Go foraging with the "Wildman" along The Croton Aqueduct

Hunt for Wild Blewit Mushrooms Along the Croton Aqueduct
with naturalist/author "Wildman" Steve Brill

On Columbus Day, Monday, October 14, naturalist/author "Wildman" Steve Brill, America's go-to guy for foraging, will lead one of his world-famous

This long trail used to be where water was brought to Manhattan from Westchester. Now it's a beautiful walking and biking path lined with all manner of edible weeds and mushroom. Here are some of the autumn plants we can expect on this tour:

We'll certainly find plenty of field garlic, a member of the onion/garlic family that comes up in the spring and re-emerges in the fall. Delicate chickweed, with a flavor like corn on the cob, is a likely find in sunny areas. Stinging nettles are less delicate. They'll sting you unless you're wearing gloves, but cooked, they're one of the most tasty wild greens you'll ever find.

Spicy poor man's pepper, spinach-flavored lamb's-quarters, and sour-flavored sheep sorrel and wood sorrel should be around too. Garlic mustard is another strong-flavored plant that will add zing to any salad or cooked grain or vegetable dish. The horseradish-flavored roots are in season at this time of the year.

Burdock, with a hearty, potato-flavored taproot, grows everywhere, and we're certain to find one location with soft soil where we'll be able to be able to dig it out easily. Other roots we're likely to find in overgrown areas include peppery-flavored common evening primrose, and white, chewy wild carrots, the same plant that produces the familiar Queen Anne's Lace flower in the summer. We'll also get to compare it with deadly poison hemlock, the plant that killed Socrates.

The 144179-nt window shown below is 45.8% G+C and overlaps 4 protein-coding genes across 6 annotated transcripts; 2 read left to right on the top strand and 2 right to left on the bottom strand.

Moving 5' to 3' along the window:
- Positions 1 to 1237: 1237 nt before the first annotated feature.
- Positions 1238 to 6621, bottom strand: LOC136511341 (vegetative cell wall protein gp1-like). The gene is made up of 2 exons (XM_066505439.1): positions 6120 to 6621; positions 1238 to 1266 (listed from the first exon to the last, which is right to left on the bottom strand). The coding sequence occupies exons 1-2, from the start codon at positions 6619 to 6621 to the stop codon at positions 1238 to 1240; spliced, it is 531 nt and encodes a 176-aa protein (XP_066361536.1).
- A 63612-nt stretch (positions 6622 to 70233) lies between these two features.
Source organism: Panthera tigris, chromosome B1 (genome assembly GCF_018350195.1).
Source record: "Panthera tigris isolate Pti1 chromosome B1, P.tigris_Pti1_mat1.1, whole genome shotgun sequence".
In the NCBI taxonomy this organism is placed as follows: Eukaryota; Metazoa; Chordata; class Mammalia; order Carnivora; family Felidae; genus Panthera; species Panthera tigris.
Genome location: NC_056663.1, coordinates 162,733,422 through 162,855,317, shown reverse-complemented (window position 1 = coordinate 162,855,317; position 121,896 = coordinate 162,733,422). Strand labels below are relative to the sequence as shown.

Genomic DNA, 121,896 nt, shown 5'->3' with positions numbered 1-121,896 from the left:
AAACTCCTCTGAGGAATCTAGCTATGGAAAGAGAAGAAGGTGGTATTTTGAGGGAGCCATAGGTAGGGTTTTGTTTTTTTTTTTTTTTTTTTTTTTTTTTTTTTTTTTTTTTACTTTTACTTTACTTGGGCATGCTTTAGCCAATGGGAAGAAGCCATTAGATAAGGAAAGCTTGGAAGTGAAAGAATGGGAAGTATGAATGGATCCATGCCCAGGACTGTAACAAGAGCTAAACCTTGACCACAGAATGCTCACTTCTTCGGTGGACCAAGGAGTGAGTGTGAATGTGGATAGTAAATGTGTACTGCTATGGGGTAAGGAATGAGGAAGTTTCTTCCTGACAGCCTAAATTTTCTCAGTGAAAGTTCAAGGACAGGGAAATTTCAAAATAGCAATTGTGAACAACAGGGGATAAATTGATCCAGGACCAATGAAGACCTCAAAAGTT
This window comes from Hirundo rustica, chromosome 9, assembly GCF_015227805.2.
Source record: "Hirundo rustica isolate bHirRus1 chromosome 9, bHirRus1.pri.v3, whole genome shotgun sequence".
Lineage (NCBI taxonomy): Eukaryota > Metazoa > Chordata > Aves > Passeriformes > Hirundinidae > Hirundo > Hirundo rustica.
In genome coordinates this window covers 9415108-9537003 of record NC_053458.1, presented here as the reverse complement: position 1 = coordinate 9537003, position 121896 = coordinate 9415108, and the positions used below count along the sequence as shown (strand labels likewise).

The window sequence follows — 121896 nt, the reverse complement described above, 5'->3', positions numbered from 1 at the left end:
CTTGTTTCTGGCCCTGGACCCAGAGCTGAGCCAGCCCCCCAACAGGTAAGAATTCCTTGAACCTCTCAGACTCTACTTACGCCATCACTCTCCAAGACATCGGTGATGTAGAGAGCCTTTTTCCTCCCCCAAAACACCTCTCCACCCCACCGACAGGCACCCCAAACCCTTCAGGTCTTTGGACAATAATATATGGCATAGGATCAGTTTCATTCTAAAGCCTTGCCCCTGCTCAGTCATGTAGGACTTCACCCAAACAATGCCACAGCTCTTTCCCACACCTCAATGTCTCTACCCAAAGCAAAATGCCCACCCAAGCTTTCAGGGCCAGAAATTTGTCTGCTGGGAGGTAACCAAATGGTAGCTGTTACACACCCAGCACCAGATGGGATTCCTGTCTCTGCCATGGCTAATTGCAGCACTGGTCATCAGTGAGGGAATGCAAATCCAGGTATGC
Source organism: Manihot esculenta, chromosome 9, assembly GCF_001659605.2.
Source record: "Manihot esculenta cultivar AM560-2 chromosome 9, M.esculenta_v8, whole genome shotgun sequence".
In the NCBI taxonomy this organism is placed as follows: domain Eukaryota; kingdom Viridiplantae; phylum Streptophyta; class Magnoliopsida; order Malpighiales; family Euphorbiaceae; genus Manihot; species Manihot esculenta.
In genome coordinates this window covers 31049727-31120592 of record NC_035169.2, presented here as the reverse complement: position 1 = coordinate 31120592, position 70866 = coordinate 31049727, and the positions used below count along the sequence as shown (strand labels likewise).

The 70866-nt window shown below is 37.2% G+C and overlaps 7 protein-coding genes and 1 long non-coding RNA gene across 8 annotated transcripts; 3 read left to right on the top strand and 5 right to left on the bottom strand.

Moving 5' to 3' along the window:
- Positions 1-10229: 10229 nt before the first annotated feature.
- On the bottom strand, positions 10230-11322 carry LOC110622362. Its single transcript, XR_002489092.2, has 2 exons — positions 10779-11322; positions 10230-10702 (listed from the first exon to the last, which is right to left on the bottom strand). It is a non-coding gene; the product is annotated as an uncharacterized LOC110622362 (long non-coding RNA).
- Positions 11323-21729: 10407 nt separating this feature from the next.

Black walnuts are among the tastiest and most nutritious of nuts, and they should be littering the ground under the huge trees. Everyone will learn how to remove the green husks, and crack the nuts open with rocks.

"Wildman" cracks open black walnuts on the pavement with a rock.

Because of all the rain we've been having, spectacular wild mushrooms may abound. Last year we found immense giant puffballs right where the tour began, and it's likely that they'll be back again. Huge hen-of-the woods (sold in health food stores as maitake), gigantic chicken mushrooms (which really taste like chicken), golden-brown honey mushrooms, the prized blewit mushroom, and savory meadow mushrooms may pop up anywhere along the trails.

To attend, please call (914)[masked] at least 24 hours beforehand and reserve a place.

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